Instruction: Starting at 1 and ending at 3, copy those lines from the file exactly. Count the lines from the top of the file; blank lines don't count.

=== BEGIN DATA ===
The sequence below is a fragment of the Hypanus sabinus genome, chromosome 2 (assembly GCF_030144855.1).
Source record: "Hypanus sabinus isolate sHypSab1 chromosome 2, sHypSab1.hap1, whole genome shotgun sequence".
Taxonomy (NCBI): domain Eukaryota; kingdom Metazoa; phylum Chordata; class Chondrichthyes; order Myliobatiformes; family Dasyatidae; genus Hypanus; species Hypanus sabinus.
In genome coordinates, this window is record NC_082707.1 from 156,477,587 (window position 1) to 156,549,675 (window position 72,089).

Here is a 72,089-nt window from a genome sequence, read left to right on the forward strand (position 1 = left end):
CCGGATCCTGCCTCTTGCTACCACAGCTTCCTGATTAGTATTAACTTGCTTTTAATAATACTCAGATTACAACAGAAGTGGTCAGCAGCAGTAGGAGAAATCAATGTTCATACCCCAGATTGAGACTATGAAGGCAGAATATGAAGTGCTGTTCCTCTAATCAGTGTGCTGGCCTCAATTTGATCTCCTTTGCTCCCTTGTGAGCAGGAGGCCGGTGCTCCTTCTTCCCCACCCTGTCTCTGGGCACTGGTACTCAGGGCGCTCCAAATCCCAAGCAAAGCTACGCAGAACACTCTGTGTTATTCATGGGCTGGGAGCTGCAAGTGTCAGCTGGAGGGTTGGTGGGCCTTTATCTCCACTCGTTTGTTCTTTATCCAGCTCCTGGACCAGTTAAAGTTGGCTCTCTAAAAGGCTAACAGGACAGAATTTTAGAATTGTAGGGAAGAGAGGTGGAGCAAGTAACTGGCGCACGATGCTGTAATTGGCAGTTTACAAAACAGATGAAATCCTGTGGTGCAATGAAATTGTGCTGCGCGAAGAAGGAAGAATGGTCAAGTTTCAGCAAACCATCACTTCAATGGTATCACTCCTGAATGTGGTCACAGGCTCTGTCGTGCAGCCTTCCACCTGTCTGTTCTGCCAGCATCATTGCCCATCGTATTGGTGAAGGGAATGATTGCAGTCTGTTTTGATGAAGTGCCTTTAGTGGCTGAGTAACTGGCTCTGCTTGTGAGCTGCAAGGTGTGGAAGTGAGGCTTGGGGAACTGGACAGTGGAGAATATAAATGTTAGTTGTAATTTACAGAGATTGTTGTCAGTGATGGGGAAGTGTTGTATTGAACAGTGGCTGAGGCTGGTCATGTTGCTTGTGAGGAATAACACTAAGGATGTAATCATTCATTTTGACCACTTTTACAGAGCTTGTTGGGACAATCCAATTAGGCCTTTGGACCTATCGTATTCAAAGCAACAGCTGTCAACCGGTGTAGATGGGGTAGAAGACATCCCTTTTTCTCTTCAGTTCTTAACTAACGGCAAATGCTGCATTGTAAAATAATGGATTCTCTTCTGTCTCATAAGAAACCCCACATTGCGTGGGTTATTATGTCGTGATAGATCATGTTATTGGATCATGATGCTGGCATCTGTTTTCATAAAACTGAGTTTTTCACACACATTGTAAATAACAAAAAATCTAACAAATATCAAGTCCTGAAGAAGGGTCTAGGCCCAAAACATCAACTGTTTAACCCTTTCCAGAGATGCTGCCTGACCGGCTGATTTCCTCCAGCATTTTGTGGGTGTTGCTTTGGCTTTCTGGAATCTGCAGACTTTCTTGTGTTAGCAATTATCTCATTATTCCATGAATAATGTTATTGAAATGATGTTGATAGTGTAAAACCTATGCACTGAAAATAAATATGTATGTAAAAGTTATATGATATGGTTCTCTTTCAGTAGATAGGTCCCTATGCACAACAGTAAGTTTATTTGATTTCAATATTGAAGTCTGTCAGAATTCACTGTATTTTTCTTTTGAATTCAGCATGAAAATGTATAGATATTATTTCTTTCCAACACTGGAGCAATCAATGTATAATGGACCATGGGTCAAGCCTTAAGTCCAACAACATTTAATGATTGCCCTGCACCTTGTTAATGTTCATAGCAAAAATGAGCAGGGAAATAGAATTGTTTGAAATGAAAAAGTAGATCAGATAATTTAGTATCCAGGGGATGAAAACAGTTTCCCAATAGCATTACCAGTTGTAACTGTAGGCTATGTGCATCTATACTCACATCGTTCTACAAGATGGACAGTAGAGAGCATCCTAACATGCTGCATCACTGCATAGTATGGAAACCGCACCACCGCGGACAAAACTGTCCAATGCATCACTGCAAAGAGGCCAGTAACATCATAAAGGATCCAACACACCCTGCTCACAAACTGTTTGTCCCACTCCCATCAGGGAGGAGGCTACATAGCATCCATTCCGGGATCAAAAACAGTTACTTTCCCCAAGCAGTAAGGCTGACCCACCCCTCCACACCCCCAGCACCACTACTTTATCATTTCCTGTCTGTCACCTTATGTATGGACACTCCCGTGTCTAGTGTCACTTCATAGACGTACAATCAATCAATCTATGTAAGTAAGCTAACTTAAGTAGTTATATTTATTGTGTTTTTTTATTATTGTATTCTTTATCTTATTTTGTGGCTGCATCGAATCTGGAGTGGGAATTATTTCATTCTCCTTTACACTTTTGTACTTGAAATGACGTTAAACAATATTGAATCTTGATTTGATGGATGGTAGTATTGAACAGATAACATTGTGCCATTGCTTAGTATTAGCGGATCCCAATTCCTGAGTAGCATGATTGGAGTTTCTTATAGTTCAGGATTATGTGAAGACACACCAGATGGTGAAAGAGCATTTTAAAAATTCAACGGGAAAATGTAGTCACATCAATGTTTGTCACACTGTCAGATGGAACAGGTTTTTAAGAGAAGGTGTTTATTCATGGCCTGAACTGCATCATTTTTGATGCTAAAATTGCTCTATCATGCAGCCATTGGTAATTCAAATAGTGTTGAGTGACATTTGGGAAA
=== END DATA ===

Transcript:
The sequence below is a fragment of the Hypanus sabinus genome, chromosome 2 (assembly GCF_030144855.1).
Source record: "Hypanus sabinus isolate sHypSab1 chromosome 2, sHypSab1.hap1, whole genome shotgun sequence".
Taxonomy (NCBI): domain Eukaryota; kingdom Metazoa; phylum Chordata; class Chondrichthyes; order Myliobatiformes; family Dasyatidae; genus Hypanus; species Hypanus sabinus.